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Bylaws

When creating a business, there are various requirements and actions that go into it. When forming a corporation, one of those requirements is the corporate bylaws. The bylaws are legal documents outlining the rules of corporations. They include day-to-day activities, as well as overall guidelines to keep the corporation running smoothly.

Establishing bylaws are different from articles of incorporation. Although they might be created at the same time, bylaws are kept internally while articles of incorporation are filed with the state. Typically the organization’s board of directors takes care of establishing the bylaws.

Essentially, the bylaws exist to protect the rights of all people involved in the organization. They can help you to run your business more smoothly, and to settle disputes should they arise. They are usually associated with corporations, but nonprofit organizations can also have bylaws. Clubs generally have bylaws in place as well.

What to Include in Your Company’s Bylaws

When creating your company’s bylaws there are a few things that you are required to include:

Basic Corporate Information

Your bylaws should hold the name of the corporations, as well as the address that the main business takes place. You may also want to include other locations, along with the business’s purpose.

Board of Directors

The board of directors for a corporation sets policies and oversees any important decisions. The bylaws should specifically mention who will serve on the board, and how many people. It should also state how long the terms will be and what is required of them. In the event you need to choose or remove members, the processes should be outlined in the bylaws to do so.

Officers

Officers are the people in charge of operating the business on a day-to-day basis. They are appointed by the directors and have individual titles. These might include:

  • President
  • Vice president
  • Secretary
  • Treasurer

The bylaws should explain how the officers are chosen, what they do, and how they can be removed from their position.

Shareholders

Shareholders are essentially the owners of the corporation because they own stock in the company. Sometimes shareholders are the officers and directors, but this is not usually the case in a large corporation. The articles of incorporation must list the number of shares issued, but bylaws can provide more information. Here you can also explain about the shares, such as whether they are voting or nonvoting, how they can be transferred, and whether or not you will issue stock certificates.

Committees

It is not required, but if your corporation will have committees, then your bylaws should identify them. You can explain the responsibilities of the committees, including how they are chosen, how long they serve, and the process of creating them.

Meetings

As a corporation, you should at least meet annually. There are also often separate meetings for directors. These meetings should be outlined in the bylaws along with the procedure and timeline.

Conflicts of Interest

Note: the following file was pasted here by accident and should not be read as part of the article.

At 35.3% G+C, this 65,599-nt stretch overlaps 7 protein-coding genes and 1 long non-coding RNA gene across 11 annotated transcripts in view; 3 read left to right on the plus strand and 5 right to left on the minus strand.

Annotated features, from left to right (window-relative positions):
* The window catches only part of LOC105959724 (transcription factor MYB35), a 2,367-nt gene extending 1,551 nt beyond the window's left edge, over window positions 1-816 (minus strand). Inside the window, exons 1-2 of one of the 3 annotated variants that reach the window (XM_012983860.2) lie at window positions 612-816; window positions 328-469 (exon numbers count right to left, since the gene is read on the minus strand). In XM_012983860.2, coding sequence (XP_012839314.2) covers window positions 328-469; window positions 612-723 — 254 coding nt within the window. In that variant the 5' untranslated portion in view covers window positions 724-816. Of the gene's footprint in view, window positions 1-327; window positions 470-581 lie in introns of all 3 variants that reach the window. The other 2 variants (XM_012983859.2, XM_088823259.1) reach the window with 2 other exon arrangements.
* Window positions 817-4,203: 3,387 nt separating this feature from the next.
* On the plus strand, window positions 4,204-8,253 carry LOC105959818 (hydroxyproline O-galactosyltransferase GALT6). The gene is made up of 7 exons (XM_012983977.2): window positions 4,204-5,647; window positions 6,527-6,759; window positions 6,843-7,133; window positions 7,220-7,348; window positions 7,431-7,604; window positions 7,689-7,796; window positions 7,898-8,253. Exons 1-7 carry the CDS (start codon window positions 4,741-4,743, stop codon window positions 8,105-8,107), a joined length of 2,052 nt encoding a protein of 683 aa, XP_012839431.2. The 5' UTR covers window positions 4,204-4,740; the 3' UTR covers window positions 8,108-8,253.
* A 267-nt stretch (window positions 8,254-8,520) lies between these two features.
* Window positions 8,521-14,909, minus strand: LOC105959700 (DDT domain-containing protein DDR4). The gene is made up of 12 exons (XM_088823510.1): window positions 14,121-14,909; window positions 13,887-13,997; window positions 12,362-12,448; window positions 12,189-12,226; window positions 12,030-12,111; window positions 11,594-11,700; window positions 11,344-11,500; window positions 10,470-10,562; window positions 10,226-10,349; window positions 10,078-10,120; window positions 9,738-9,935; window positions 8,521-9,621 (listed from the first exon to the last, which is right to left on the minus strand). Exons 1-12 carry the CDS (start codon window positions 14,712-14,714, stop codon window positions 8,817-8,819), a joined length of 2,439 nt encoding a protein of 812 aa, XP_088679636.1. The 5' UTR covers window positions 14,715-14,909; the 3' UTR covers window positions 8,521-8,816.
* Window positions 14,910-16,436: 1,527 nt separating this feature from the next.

Board members are required to place the interests of the company before their own interests. In some cases, conflicts can arise if someone in the company has a stake in another company. Should you do business with this company, it would be considered a conflict of interest. Bylaws should have a specific part that states how directors need to disclose conflicts and how the corporation will handle them.

What is the Difference between Bylaws and Articles of Incorporation?

Typically the bylaws and articles of incorporation for a corporation work together but are completely separate. The articles of incorporation include details about the corporation, such as the roles of managers and stockholders. They are similar to bylaws but must be filed with the state. The bylaws are different because they need to be registered after the corporation is already formed.

Additionally, the bylaws state detailed rules and procedures that the business must follow, but the articles of incorporation include specific details of the corporation. Additionally, the articles of incorporation must be approved by the state. They become a public document upon filing, but the difference with the bylaws is that they are not publicly accessible. Articles of incorporation can only be changed should the corporation hold a shareholders meeting, but with the bylaws, you have the freedom to change them at any time.

How to File Corporation Bylaws

Drafting your company bylaws should not be an extremely difficult process, but it should be done with care. You need to ensure that you meet all your state’s requirements and standards, which means you may want to use the help of an attorney.

The first step includes drafting your bylaws. Be sure to go along with the specifics that Delaware has in terms of structure and content. The next step involves preparing a packet that holds all of your incorporation documents. You will need to check on filing fees, but these typically are not required for bylaws. Finally, you can send this packet to the secretary of state’s office. Be sure to obtain the state seal of approval, along with copies as proof of filing the articles of incorporation and bylaws.

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